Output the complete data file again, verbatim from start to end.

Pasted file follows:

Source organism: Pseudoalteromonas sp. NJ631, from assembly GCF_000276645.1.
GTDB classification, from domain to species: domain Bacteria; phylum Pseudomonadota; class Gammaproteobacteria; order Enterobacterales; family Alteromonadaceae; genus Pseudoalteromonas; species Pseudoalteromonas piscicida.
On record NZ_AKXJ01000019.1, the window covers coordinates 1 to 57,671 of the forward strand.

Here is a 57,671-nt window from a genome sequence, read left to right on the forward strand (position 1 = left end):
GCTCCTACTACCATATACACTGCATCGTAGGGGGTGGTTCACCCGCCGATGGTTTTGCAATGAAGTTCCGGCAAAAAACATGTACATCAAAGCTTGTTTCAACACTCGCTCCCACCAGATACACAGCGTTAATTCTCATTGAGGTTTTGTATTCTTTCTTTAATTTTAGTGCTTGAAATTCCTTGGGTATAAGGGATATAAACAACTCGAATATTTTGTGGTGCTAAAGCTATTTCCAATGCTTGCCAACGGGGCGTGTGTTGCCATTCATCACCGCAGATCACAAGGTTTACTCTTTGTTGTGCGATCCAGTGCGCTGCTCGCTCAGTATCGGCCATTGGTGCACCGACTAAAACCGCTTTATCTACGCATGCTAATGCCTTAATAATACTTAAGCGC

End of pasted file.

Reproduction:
Source organism: Pseudoalteromonas sp. NJ631, from assembly GCF_000276645.1.
GTDB classification, from domain to species: domain Bacteria; phylum Pseudomonadota; class Gammaproteobacteria; order Enterobacterales; family Alteromonadaceae; genus Pseudoalteromonas; species Pseudoalteromonas piscicida.
On record NZ_AKXJ01000019.1, the window covers coordinates 1 to 57,671 of the forward strand.

Here is a 57,671-nt window from a genome sequence, read left to right on the forward strand (position 1 = left end):
GCTCCTACTACCATATACACTGCATCGTAGGGGGTGGTTCACCCGCCGATGGTTTTGCAATGAAGTTCCGGCAAAAAACATGTACATCAAAGCTTGTTTCAACACTCGCTCCCACCAGATACACAGCGTTAATTCTCATTGAGGTTTTGTATTCTTTCTTTAATTTTAGTGCTTGAAATTCCTTGGGTATAAGGGATATAAACAACTCGAATATTTTGTGGTGCTAAAGCTATTTCCAATGCTTGCCAACGGGGCGTGTGTTGCCATTCATCACCGCAGATCACAAGGTTTACTCTTTGTTGTGCGATCCAGTGCGCTGCTCGCTCAGTATCGGCCATTGGTGCACCGACTAAAACCGCTTTATCTACGCATGCTAATGCCTTAATAATACTTAAGCGC